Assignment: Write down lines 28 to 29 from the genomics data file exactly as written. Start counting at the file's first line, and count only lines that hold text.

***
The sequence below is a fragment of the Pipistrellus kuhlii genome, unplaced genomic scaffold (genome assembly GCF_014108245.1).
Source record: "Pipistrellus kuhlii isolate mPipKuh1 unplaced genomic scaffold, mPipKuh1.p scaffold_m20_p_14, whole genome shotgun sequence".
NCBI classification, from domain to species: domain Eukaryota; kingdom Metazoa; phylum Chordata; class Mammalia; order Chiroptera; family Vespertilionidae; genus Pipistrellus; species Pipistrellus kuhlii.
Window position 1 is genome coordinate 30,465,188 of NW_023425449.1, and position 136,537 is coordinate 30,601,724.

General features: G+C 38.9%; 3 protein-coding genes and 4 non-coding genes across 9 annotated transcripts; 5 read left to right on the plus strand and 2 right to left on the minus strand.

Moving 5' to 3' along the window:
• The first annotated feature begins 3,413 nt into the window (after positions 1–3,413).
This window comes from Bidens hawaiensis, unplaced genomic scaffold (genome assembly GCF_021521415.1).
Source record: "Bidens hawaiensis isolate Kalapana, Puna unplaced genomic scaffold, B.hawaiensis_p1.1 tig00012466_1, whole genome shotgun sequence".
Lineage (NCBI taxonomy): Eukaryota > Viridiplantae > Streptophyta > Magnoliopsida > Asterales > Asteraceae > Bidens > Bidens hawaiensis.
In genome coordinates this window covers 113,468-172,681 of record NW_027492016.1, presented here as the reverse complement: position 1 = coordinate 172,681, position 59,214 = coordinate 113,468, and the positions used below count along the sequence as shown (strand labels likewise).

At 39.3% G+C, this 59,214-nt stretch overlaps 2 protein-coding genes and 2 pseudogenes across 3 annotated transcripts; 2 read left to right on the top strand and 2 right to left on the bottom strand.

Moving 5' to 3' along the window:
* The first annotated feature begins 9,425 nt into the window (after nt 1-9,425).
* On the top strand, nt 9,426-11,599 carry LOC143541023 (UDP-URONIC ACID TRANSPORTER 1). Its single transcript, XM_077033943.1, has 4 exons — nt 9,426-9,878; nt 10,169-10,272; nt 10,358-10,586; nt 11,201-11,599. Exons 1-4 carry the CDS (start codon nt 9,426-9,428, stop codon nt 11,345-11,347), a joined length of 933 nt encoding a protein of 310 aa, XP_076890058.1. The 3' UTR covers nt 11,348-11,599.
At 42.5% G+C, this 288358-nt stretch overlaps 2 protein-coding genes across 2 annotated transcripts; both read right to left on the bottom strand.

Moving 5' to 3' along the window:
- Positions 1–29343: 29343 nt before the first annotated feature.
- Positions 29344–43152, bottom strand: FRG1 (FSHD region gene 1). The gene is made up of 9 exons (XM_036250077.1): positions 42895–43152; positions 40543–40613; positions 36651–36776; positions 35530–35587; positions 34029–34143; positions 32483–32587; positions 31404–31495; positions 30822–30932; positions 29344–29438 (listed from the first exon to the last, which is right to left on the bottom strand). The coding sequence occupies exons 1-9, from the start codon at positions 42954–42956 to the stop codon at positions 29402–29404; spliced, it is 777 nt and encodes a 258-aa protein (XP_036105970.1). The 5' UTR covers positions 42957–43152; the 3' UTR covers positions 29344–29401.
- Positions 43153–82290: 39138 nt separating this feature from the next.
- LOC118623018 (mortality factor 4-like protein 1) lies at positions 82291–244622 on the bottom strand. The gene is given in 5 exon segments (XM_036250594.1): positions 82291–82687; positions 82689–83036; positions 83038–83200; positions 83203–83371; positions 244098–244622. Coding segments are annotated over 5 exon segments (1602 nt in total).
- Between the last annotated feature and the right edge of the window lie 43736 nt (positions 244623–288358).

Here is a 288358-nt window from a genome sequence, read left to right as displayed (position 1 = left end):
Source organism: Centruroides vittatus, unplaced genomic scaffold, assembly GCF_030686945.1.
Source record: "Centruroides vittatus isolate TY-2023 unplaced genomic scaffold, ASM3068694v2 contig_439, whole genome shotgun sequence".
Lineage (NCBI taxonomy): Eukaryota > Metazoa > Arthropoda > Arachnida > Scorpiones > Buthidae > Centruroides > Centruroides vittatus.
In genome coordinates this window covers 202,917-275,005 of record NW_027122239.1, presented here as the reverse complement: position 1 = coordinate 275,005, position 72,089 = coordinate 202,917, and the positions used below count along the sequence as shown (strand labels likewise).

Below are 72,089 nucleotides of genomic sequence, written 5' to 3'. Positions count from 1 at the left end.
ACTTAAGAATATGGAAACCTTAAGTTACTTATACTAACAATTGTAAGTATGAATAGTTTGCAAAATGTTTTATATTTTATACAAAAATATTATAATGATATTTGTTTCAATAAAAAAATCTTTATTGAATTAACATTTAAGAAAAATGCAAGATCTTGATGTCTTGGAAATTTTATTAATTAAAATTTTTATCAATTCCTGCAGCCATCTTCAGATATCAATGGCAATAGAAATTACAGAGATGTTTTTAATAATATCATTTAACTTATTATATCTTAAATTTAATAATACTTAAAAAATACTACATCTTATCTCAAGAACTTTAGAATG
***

Below are 72,089 nucleotides of genomic sequence, written 5' to 3'. Positions count from 1 at the left end.
ACTTAAGAATATGGAAACCTTAAGTTACTTATACTAACAATTGTAAGTATGAATAGTTTGCAAAATGTTTTATATTTTATACAAAAATATTATAATGATATTTGTTTCAATAAAAAAATCTTTATTGAATTAACATTTAAGAAAAATGCAAGATCTTGATGTCTTGGAAATTTTATTAATTAAAATTTTTATCAATTCCTGCAGCCATCTTCAGATATCAATGGCAATAGAAATTACAGAGATGTTTTTAATAATATCATTTAACTTATTATATCTTAAATTTAATAATACTTAAAAAATACTACATCTTATCTCAAGAACTTTAGAATG